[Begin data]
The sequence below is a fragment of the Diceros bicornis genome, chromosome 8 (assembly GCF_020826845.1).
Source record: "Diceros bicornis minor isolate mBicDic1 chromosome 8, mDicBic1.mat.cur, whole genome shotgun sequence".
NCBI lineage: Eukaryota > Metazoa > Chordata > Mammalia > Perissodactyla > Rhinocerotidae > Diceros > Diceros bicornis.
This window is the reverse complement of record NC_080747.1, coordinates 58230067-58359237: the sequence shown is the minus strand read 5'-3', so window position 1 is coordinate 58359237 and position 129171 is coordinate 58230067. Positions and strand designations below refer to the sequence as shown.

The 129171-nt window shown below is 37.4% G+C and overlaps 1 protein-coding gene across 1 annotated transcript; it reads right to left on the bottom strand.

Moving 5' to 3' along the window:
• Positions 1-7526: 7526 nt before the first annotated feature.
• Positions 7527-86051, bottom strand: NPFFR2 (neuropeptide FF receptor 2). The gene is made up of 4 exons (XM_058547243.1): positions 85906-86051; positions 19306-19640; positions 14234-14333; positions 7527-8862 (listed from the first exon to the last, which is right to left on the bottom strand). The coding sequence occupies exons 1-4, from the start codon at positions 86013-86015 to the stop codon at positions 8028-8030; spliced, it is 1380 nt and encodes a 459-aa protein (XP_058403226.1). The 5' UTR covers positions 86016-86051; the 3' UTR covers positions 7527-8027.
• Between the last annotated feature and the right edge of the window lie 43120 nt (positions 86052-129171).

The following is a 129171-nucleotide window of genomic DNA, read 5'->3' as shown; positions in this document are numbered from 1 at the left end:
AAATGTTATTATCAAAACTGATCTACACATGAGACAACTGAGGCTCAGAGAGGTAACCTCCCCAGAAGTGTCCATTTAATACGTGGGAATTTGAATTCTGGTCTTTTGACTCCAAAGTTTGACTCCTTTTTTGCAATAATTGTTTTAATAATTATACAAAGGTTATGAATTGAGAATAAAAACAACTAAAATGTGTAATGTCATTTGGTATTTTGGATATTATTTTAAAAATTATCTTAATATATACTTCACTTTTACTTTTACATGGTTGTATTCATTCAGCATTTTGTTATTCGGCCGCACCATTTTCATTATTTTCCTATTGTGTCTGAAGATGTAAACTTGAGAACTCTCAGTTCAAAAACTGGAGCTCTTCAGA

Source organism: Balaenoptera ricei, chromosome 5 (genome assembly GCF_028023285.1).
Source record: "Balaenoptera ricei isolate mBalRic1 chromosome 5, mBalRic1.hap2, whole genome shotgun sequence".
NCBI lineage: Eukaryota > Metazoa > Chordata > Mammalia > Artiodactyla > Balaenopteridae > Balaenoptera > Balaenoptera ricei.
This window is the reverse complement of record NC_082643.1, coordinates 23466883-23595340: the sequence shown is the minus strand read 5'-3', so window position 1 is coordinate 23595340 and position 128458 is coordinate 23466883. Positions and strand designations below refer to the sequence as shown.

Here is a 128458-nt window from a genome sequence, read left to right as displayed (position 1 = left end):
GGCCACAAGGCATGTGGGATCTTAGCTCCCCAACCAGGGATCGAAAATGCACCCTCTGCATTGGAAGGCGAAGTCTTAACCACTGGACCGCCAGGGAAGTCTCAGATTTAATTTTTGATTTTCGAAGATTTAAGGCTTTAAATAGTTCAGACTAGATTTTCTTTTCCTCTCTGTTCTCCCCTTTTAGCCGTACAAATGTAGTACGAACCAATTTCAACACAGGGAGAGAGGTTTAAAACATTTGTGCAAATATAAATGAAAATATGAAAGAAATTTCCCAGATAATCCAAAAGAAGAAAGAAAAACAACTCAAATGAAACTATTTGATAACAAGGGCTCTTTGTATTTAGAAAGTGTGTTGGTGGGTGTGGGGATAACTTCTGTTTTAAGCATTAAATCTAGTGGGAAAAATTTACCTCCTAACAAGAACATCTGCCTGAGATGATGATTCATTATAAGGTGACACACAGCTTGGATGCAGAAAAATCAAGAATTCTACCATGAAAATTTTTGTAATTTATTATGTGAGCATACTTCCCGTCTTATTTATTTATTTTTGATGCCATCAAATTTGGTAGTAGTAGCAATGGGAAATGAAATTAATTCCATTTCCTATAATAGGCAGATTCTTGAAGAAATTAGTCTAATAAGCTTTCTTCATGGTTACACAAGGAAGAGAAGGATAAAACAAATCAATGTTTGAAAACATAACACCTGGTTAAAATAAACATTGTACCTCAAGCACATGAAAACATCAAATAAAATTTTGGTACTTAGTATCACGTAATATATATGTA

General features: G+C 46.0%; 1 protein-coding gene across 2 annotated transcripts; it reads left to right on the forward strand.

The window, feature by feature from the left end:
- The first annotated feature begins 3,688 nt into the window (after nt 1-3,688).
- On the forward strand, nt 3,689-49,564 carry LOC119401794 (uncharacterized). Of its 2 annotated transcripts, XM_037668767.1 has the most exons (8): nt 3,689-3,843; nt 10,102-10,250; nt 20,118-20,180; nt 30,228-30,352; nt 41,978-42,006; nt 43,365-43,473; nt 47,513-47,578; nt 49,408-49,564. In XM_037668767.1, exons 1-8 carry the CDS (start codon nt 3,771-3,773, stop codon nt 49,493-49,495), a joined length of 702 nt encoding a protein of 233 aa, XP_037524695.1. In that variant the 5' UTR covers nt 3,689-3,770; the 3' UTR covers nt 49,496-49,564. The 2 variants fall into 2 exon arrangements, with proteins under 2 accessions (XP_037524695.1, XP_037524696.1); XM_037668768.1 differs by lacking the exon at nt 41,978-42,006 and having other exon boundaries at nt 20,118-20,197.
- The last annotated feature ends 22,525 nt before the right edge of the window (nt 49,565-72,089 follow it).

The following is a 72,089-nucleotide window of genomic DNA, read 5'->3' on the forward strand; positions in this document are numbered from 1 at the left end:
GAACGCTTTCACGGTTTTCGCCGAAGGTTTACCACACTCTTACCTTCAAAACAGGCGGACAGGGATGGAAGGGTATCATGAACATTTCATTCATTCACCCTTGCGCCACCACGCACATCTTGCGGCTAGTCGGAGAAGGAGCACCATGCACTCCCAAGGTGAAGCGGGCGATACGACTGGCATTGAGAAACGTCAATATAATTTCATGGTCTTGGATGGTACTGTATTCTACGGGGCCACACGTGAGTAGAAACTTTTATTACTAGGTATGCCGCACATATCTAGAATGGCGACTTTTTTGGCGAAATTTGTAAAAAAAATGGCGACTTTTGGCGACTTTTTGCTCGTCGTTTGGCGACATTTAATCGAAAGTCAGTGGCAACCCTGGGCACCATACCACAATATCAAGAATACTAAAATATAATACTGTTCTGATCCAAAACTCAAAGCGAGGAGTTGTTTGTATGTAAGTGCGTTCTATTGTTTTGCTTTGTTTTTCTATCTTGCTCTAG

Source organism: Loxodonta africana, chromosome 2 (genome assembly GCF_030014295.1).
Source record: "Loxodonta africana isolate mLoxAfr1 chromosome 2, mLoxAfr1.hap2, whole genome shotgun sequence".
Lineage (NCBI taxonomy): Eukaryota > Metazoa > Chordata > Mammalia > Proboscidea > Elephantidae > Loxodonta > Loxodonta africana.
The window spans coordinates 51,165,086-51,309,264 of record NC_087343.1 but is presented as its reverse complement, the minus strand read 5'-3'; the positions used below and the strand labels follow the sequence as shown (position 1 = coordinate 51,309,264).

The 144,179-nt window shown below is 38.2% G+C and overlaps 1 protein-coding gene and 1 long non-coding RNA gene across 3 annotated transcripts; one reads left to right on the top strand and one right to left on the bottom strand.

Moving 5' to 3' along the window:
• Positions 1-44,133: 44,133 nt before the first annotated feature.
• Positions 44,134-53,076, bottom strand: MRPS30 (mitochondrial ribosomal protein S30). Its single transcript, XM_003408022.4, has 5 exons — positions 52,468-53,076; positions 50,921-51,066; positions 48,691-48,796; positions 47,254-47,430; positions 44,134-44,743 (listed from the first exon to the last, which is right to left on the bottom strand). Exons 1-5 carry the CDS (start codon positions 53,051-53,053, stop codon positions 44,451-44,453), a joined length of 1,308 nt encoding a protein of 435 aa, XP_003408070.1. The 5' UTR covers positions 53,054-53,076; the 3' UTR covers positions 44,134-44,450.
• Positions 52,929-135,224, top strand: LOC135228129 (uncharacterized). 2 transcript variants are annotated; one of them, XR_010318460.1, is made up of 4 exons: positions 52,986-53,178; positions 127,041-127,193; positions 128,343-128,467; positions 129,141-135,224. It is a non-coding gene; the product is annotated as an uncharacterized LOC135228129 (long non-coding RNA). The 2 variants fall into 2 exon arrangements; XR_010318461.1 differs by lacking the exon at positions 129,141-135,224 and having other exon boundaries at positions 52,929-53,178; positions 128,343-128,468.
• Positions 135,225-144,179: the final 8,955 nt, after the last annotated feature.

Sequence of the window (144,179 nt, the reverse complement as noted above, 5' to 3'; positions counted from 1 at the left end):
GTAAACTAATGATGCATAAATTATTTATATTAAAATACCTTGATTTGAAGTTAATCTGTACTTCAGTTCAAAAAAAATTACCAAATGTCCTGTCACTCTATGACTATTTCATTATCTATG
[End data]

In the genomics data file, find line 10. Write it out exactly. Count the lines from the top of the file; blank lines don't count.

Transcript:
The following is a 129171-nucleotide window of genomic DNA, read 5'->3' as shown; positions in this document are numbered from 1 at the left end: